The following passage from Perelandra by C. S. Lewis is one I find so beautiful that I always want to share it. Enjoy!
And how shall I–I who have not seen him–tell you what he was like? It was hard even for Ransom to tell me of the King’s face. But we dare not withhold the truth. It was that face which no man can say he does not know. You might ask how it was possible to look upon it and not to commit idolatry, not to mistake it for that of which it was the likeness. For the resemblence was, in its own fashion, infinite, so that almost you could wonder at finding no sorrows in his brow and no wounds in his hands and feet. Yet there was no danger of mistaking, not one moment of confusion, no least sally of the will towards forbidden reverence. Where likeness was greatest, mistake was the least possible. Perhaps this is always so. A clever wax-work can be made so like a man that for a moment it deceives us: the great portrait, which is far more deeply like him does not. Plaster images of the Holy One may before now have drawn to themselves the adoration they were meant to arouse for the reality. But here, where His live image, like Him within and without, made by His own bare hands out of the depth of divine artistry, His masterpiece of self-portraiture coming forth from His workshop to delight all worlds, walked and spoke before Ransom’s eyes, it could never be taken for more than an image. Nay, the very beauty of it lay in the certainity that it was a copy, like and not the same, and echo, a rhyme, an exquisite reverberation of the uncreated music prolonged in a created medium.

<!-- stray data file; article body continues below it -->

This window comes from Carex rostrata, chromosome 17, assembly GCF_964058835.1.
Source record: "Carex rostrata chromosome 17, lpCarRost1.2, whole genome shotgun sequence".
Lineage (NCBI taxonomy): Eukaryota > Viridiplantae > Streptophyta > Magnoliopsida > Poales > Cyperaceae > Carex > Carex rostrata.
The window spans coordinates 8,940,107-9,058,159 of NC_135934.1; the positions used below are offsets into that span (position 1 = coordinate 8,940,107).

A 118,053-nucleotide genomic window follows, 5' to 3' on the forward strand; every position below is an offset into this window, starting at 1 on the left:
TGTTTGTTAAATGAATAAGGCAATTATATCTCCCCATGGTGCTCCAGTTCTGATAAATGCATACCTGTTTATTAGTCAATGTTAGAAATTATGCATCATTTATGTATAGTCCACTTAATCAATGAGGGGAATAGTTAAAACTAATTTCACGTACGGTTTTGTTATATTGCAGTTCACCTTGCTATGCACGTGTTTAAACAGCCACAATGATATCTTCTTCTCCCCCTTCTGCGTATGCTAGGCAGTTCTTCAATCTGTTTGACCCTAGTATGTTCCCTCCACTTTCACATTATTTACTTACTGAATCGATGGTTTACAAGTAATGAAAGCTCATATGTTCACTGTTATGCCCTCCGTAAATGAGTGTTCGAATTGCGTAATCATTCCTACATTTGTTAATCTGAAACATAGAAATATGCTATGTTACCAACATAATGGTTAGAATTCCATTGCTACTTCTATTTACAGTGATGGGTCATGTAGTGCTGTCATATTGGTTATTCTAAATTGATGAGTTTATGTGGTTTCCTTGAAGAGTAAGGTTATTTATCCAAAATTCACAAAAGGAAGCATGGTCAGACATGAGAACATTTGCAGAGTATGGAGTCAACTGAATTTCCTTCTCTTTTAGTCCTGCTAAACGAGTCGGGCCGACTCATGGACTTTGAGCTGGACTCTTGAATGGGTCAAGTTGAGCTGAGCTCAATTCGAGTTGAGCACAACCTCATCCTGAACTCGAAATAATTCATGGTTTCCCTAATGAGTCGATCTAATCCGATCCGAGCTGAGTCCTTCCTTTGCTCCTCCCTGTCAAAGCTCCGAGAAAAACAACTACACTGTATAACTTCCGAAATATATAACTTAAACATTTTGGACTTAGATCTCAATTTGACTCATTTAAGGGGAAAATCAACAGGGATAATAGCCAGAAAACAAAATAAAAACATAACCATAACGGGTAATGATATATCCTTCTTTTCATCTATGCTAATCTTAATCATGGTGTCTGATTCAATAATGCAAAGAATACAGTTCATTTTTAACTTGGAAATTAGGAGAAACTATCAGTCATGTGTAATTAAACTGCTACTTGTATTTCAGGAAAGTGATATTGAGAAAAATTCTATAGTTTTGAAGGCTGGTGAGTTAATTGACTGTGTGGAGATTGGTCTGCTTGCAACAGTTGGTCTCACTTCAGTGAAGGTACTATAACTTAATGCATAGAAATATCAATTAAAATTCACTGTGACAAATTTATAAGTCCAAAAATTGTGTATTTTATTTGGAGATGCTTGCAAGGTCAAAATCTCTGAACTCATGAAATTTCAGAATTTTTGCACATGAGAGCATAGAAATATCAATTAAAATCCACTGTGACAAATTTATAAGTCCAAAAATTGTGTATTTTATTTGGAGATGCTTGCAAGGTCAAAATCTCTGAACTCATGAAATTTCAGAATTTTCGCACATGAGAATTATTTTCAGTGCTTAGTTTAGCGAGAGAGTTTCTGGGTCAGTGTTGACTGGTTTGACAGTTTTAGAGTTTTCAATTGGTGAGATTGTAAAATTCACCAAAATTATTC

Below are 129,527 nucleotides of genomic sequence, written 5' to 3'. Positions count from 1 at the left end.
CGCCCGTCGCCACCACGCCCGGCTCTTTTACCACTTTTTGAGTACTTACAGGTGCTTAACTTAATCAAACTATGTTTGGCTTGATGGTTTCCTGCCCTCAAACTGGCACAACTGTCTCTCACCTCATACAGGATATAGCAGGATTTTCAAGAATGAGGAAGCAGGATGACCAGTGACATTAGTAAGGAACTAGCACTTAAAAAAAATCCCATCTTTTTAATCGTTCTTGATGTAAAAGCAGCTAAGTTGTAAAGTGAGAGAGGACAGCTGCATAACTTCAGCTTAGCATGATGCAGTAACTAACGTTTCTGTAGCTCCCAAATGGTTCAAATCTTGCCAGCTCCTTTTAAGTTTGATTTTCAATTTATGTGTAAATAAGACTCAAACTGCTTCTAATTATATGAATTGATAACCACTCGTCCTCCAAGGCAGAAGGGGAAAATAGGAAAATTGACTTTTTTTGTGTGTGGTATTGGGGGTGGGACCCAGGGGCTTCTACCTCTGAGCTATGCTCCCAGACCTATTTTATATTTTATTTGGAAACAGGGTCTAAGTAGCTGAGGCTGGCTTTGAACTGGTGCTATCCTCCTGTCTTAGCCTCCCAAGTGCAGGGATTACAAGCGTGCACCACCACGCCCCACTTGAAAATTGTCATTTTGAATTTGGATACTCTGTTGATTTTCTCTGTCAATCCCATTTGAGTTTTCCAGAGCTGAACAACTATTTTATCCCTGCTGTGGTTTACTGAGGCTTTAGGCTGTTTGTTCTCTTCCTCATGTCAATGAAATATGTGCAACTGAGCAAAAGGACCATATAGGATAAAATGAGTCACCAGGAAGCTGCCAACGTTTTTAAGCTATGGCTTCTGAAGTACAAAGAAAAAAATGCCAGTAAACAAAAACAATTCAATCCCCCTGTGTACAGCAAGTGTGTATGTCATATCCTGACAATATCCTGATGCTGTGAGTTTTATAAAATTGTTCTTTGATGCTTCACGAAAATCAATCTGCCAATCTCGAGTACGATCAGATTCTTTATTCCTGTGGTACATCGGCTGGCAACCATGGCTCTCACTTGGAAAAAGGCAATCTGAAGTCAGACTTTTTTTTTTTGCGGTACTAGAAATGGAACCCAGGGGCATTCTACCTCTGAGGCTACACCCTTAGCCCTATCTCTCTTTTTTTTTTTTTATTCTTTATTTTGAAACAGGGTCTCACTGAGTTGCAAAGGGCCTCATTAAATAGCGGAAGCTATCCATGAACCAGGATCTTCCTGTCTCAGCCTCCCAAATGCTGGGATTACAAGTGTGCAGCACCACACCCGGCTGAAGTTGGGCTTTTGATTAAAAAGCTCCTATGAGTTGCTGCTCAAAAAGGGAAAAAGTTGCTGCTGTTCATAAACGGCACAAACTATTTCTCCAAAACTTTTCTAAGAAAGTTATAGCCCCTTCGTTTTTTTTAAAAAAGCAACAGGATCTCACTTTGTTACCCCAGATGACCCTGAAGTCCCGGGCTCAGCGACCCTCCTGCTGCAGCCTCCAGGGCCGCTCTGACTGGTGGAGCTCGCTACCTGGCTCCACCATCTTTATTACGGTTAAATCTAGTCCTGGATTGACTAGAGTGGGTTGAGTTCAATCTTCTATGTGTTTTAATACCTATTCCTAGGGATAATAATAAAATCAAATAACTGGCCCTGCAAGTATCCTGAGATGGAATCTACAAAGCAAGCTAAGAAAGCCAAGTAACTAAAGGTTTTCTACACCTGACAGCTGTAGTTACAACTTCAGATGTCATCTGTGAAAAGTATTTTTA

–From Perelandra by C.S. Lewis